It is the third cyber attack weapon targeting systems in the Middle East to be exposed in recent years.
Stuxnet attacked Iran's nuclear program in 2010, while a related program, Duqu, named after the Star Wars villain, stole data.
Flame can gather data files, remotely change settings on computers, turn on computer microphones to record conversations, take screen shots and copy instant messaging chats.
The virus was discovered by a Russian security firm Kaspersky lad that specializes in targeting malicious computer code.
It made the 20 gigabyte virus available to other researchers yesterday claiming it did not fully understand its scope and said its code was 100 times the size of the most malicious software.
Kaspersky Labs said the program appeared to have been released five years ago and had infected machines in Iran, Israel, Sudan, Syria, Lebanon, Saudi Arabia and Egypt.
"If Flame went on undiscovered for five years, the only logical conclusion is that there are other operations ongoing that we don't know about," Roel Schouwenberg, a Kaspersky security senior researcher, said.
Professor Alan Woodward from the department of computing at the University of Surrey said the virus was extremely invasive. It could "vacuum up" information by copying keyboard strokes and the voices of people nearby.
"This wasn't written by some spotty teenager in his/her bedroom. It is large, complicated and dedicated to stealing data whilst remaining hidden for a long time," he said.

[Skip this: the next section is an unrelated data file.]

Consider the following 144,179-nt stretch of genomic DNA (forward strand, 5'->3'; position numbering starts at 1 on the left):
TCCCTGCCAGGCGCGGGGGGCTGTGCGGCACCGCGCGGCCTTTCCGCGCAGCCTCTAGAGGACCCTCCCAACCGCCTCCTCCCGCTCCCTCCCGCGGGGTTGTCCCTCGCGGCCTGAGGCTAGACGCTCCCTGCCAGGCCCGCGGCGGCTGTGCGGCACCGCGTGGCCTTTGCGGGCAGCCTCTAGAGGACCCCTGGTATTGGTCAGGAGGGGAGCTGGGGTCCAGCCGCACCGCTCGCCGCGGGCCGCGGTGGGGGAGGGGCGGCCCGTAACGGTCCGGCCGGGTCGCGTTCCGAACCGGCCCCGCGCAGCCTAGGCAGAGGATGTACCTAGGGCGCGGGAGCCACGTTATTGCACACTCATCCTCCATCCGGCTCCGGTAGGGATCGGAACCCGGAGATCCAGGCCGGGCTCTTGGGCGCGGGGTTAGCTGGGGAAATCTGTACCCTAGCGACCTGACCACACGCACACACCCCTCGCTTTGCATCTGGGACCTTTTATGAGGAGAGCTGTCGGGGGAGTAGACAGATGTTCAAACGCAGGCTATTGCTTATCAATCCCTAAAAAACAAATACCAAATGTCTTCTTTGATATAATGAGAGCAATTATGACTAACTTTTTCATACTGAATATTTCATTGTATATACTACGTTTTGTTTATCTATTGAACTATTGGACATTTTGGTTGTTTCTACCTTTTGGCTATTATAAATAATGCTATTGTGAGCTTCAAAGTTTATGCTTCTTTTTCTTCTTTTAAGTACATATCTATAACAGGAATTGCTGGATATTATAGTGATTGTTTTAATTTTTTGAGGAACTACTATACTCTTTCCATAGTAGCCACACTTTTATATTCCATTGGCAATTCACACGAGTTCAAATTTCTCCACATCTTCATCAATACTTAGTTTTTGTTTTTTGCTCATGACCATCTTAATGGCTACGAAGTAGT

The virus contains about 20 times as much code as Stuxnet, which attacked an Iranian uranium enrichment facility, causing centrifuges to fail. Iran's output of uranium was suffered a severe blow as a result of the Stuxnet activities.
Mr Schouwenberg said there was evidence to suggest the code was commissioned by the same nation or nations that were behind Stuxnet and Duqu.
Iran's Computer Emergency Response Team said it was "a close relation" of Stuxnet, which has itself been linked to Duqu, another complicated information-stealing virus is believed to be the work of state intelligence.
It said organizations had been given software to detect and remove the newly-discovered virus at the beginning of May.
Crysys Lab, which analyses computer viruses at Budapest University. said the technical evidence for a link between Flame and Stuxnet or Duqu was inconclusive.
The newly-discovered virus does not spread itself automatically but only when hidden controllers allow it.
Unprecedented layers of software allow Flame to penetrate remote computer networks undetected.
Components enable those behind it, who use a network of rapidly-shifting "command and control" servers to direct the virus, to turn microphone into listening devices, siphon off documents and log keystrokes.
Eugene Kaspersky, the founder of Kaspersky Lab, noted that "it took us 6 months to analyse Stuxnet. [This] is 20 times more complicated".
Once a machine is infected additional modules can be added to the system allowing the machine to undertake specific tracking projects.